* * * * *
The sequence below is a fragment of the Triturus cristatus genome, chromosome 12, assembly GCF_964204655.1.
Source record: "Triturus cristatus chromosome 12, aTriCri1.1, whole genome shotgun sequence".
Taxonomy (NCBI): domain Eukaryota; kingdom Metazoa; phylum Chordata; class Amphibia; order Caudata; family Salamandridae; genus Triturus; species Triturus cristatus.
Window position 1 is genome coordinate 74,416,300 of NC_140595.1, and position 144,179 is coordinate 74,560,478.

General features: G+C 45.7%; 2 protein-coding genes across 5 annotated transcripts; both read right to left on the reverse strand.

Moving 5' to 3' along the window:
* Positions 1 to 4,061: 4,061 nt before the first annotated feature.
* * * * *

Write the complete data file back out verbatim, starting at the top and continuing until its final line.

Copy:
The sequence below is a fragment of the Triturus cristatus genome, chromosome 12, assembly GCF_964204655.1.
Source record: "Triturus cristatus chromosome 12, aTriCri1.1, whole genome shotgun sequence".
Taxonomy (NCBI): domain Eukaryota; kingdom Metazoa; phylum Chordata; class Amphibia; order Caudata; family Salamandridae; genus Triturus; species Triturus cristatus.
Window position 1 is genome coordinate 74,416,300 of NC_140595.1, and position 144,179 is coordinate 74,560,478.

General features: G+C 45.7%; 2 protein-coding genes across 5 annotated transcripts; both read right to left on the reverse strand.

Moving 5' to 3' along the window:
* Positions 1 to 4,061: 4,061 nt before the first annotated feature.